Dr Paul Jourdan - CEODr Paul Jourdan co-founded Amati Global Investors following the management buyout of Noble Fund Managers from Noble Group in January 2010, having joined Noble in 2007 as Head of Equities. His fund management career began in 1998 with Stewart Ivory, where he gained experience in UK, emerging market, and global equities. In 2000, Stewart Ivory was taken over by First State and Paul became manager of what is now TB Amati UK Smaller Companies Fund. In 2004, he was appointed Head of UK Equities at First State. In early 2005, he launched Amati VCT plc and he also manages Amati VCT 2 after the investment management contract moved to Amati Global Investors in 2010 (In 2018 Amati VCT merged into Amati VCT 2 which was then renamed Amati AIM VCT). Prior to 1998, Paul worked as a professional violinist, including a four-year period with the City of Birmingham Symphony Orchestra. He serves as a trustee of Clean Trade, a charity registered in England and Wales.
Market Commentary - May 2018
Posted by Paul Jourdan on 15/Jun/2018
The UK stock market has been rising consistently since the start of April, taking the Mid Cap index back above the 2017 year end highs at the end of May. The big event for every business in the UK in May was the implementation of the General Data Protection Regulations on the 25th. Most companies will (ourselves included) have found this complex, difficult and time consuming. It is to Europe’s credit, however, that legislators are attempting to keep up with the digital revolution, painful as this is. In our discussions about investments we often try to weigh up where we are in the business cycles which affect the stock market. To talk about a single business cycle, as is often done, encourages too simplistic a view to be very useful for stock picking. However, we can guess reasonably that we are in the late stages of a mature bull market. The last time we were here was 2006/7 perhaps, but of course there are profound differences this time around. Whilst enjoying the strong market conditions, we think hard about which companies have the kind of strengths needed to continue to flourish in more difficult times. The single most important characteristic for us is finding companies with leading domain expertise which are able to deploy digital technology effectively in ways which create sustainable advantages in specific industry niches. Fortunately the UK continues to abound with new technology, fresh ideas and ambitious entrepreneurs, and AIM attracts similar companies from overseas too.
TB Amati UK Smaller Companies Fund
The fund rose by 2.8%, which compares to a rise in the benchmark index of 1.2%. The largest contributor to performance this month was Seeing Machines, which also saw the largest share price rise (+47%). This holding has been in the fund for nearly four years, as a very small holding for most of that time until a fund raising last December. Seeing Machines makes driver monitoring systems (DMS) which detect eye movements and can assess what a driver is looking at and whether they are paying attention. Having been in a development phase for a long period, and having commercialised the technology successfully in mining fleet and more recently in commercial vehicles, they are emerging as the world leader in DMS at a point when the global automotive industry is now adopting this technology in the mass market with urgency, pushed along by regulators in Europe and the US. Other strong risers were: Integrafin, the owner of the investment platform Transact; Boohoo; and Accesso, the global ticketing platform. Fallers included: Bushveld and Keywords, which had previously risen strongly; and Dotdigital, which has fallen back over concerns that the new European data protection regulations my cause a hiatus in business growth. New holdings included two stocks held by Amati VCT: AB Dynamics, an automotive engineering business; and LoopUp, the innovative provider of telephone conferencing facilities which avoid the usual annoyances.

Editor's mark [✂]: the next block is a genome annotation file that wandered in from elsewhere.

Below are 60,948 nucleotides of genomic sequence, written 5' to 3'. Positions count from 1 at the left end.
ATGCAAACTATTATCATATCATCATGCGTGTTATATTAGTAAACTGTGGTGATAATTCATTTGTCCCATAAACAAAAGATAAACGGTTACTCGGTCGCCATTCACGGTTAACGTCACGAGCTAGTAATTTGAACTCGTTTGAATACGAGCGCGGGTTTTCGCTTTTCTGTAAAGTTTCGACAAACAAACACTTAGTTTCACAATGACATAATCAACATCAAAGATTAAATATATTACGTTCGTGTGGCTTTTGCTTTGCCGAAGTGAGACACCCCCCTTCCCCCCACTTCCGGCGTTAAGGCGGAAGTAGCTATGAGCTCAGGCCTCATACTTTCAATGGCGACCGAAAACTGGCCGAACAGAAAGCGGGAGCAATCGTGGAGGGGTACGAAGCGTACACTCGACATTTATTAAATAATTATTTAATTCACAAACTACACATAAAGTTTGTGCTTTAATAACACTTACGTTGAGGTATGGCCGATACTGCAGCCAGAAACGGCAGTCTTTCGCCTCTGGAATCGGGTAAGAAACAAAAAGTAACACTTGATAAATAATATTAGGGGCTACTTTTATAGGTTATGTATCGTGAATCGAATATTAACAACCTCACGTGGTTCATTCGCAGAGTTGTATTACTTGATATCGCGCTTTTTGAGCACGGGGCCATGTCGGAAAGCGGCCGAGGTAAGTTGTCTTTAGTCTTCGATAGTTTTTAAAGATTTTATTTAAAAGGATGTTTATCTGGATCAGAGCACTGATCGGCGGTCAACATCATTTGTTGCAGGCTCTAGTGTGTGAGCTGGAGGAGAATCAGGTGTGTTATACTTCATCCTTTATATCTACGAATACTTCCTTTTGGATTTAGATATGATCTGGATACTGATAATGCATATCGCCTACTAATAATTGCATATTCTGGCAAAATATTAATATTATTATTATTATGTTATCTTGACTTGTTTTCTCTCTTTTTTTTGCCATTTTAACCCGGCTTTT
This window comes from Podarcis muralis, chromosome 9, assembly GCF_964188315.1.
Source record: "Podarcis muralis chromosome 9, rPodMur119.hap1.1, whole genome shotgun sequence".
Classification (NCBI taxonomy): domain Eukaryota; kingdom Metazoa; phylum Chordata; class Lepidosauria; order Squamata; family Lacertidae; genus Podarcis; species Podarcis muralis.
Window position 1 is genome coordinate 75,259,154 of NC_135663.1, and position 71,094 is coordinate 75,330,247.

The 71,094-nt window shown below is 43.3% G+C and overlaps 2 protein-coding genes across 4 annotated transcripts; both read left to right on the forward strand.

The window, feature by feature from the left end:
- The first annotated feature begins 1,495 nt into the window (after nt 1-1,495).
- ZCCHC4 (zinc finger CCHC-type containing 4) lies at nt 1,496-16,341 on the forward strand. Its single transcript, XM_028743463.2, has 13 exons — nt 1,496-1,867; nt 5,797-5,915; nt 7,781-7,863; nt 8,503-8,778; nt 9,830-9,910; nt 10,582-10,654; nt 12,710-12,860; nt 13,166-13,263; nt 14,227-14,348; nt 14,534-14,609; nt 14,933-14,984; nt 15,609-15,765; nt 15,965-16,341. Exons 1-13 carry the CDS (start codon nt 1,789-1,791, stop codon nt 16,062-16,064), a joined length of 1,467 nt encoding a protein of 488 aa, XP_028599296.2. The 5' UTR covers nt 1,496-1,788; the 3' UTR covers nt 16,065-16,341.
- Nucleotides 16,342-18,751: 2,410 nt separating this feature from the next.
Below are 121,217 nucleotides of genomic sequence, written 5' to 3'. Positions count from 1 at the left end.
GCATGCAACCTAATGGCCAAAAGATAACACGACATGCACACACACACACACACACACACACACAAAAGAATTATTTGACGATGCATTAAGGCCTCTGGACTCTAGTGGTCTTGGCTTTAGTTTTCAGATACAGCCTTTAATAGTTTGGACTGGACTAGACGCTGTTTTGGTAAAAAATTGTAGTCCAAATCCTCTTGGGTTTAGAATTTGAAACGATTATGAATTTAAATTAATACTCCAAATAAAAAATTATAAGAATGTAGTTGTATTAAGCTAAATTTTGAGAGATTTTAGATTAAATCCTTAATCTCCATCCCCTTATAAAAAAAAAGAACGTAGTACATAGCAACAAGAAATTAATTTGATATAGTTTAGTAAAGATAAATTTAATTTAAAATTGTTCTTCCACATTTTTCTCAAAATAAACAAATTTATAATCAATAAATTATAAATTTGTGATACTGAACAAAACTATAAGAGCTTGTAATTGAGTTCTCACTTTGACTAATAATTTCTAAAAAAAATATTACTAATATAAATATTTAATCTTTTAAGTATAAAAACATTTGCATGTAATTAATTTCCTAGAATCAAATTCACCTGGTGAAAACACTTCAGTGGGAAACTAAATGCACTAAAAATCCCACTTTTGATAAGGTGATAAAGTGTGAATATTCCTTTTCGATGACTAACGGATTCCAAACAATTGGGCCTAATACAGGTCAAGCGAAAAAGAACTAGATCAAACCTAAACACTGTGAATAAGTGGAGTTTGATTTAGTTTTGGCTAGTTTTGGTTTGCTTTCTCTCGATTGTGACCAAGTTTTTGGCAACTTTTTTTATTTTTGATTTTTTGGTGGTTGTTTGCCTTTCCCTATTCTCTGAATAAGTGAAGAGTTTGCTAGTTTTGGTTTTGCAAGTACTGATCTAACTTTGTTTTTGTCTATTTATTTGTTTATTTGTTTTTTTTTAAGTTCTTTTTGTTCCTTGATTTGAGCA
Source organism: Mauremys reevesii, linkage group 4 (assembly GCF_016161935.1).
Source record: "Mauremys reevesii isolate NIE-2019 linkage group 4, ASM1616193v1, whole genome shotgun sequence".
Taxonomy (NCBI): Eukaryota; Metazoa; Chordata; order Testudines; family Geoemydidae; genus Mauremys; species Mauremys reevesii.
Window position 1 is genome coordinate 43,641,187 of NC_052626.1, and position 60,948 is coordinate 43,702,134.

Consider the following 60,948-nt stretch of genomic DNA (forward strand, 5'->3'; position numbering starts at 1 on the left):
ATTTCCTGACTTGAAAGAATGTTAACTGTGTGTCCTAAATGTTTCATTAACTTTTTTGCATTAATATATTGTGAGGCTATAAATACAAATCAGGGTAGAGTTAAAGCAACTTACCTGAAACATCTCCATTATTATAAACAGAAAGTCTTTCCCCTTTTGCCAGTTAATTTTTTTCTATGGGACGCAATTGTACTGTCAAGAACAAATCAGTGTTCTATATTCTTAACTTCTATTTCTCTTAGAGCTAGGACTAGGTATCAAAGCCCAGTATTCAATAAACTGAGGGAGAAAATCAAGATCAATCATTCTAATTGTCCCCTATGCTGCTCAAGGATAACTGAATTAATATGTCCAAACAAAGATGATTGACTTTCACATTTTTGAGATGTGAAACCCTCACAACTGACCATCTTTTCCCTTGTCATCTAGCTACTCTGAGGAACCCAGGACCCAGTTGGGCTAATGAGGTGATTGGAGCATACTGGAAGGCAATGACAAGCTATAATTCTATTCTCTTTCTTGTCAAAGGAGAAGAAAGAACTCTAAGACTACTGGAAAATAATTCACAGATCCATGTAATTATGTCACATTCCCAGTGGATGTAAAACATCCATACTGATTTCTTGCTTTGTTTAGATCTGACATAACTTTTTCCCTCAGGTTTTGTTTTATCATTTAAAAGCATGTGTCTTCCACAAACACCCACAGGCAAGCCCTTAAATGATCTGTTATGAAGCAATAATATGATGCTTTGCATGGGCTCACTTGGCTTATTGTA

Amati AIM VCT
Amati AIM VCT returned 4.7%, which compares to a rise in our comparator index of 2.4%. This outperformance came in spite of Faron Pharma announcing that the long awaited Phase III clinical study for its lead drug, Traumakine, had failed to meet its primary end point. This remains a very puzzling outcome for the trial, and the company have raised the possibility that the drug delivery mechanism used in the trial may have caused the dosing of the drug to be too low. One of the additional puzzles here is why the interim data readouts, which are looked at by independent assessors only, didn’t request that the trial be halted part way through on the grounds of futility. Most of the value of the company lay with this drug, so the shares fell by over 80%, and we took the decision to exit the position. On the positive side, a number of the top holdings in the portfolio continued to perform strongly. Most notable amongst these was Frontier Developments, which rose by 33% in anticipation of the launch of its new game, Jurassic World Evolution, whose June launch is timed to coincide with the new Jurassic World film. Other stocks which saw particularly strong share price appreciation include two more recent additions, Fusion Antibodies (+43%) and Byotrol (+52%). Hardide also rose strongly (+42%) on the back of interim results which showed a 43% rise in sales compared to the prior year. We made two new qualifying investments in May: Ixico, which has developed a digital platform to support medical imaging, specialising in neurological diseases; and Block Energy, an oil and gas exploration and production company with operations in Georgia.